"We are regularly invited into consultations about new projects or approvals or licenses. Any new offshore project is subject to a quite extensive hearing process. The discussion in Parliament is quite open and participatory. We don't always get our way of course but it's quite open."

Adds Martin, "When we go to Statoil facilities to hand out material about the tar sands to all the workers, they greet us with coffee and sandwiches.... We can take the night train with executives from the investment department of Statoil and have beers and discussions until the early morning and it's all good. Discussions are needed. It's the same with the government."

"Compared to Canada it's a completely different environment to work in. When I was in Alberta in March I was meeting with people from the government and there was a guy there who has never been in the same room with anyone from Greenpeace and he wanted to have his picture taken with me because that seemed so strange to him."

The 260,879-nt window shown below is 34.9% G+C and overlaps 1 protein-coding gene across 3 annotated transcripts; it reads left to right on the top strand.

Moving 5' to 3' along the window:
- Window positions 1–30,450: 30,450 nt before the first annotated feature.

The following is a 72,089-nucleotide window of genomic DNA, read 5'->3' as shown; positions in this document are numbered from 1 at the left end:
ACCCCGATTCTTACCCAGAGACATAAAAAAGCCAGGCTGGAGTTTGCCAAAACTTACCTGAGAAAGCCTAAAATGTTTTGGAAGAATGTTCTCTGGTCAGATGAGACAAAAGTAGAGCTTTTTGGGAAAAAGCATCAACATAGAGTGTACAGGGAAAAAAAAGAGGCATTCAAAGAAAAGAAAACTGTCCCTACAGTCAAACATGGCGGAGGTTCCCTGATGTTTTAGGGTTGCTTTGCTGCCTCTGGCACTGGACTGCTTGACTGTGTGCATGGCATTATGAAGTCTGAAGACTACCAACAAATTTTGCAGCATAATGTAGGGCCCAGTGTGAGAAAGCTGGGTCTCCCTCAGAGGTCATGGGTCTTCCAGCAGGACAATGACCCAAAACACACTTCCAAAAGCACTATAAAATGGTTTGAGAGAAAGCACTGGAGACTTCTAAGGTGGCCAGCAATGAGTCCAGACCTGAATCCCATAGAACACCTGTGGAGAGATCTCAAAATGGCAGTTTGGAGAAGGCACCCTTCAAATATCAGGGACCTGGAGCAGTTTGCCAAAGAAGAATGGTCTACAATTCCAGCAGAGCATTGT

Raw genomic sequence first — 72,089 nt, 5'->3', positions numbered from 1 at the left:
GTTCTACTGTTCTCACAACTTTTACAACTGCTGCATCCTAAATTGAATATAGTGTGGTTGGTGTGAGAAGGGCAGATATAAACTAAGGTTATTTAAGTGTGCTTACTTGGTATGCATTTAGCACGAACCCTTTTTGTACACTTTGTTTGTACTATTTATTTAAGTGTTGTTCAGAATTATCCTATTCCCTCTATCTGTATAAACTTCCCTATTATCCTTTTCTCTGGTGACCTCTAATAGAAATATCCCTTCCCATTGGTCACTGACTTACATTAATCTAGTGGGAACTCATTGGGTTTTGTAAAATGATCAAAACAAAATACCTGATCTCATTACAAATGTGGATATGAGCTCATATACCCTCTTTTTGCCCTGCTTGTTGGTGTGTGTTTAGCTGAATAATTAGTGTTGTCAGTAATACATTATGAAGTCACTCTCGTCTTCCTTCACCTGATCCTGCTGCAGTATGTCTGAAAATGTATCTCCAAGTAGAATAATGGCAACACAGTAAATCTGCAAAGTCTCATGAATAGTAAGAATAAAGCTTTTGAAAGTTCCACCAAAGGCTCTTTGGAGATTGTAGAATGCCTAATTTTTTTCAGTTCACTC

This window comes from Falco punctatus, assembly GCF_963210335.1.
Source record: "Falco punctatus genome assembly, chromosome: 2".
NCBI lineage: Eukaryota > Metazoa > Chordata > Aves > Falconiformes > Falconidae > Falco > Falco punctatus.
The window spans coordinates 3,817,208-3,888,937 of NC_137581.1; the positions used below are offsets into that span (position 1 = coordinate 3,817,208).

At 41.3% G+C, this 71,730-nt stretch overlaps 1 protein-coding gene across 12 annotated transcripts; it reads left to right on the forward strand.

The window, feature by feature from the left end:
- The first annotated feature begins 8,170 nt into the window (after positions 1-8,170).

You can take these statements at face value. Try, however, to imagine the response from members of a Canadian environmental organization if they were asked if their government was listening to them.

Greenpeace advising Greenland

Gulowsen said Greenpeace is also informally advising the nascent Greenland government on petroleum policy as the Danish protectorate tentatively moves towards opening up offshore oil leases to international companies.

"We've been on their backs to set up a tax regime that is sufficiently high and have a licensing process keeps the government in control over the possible growth of a new industry."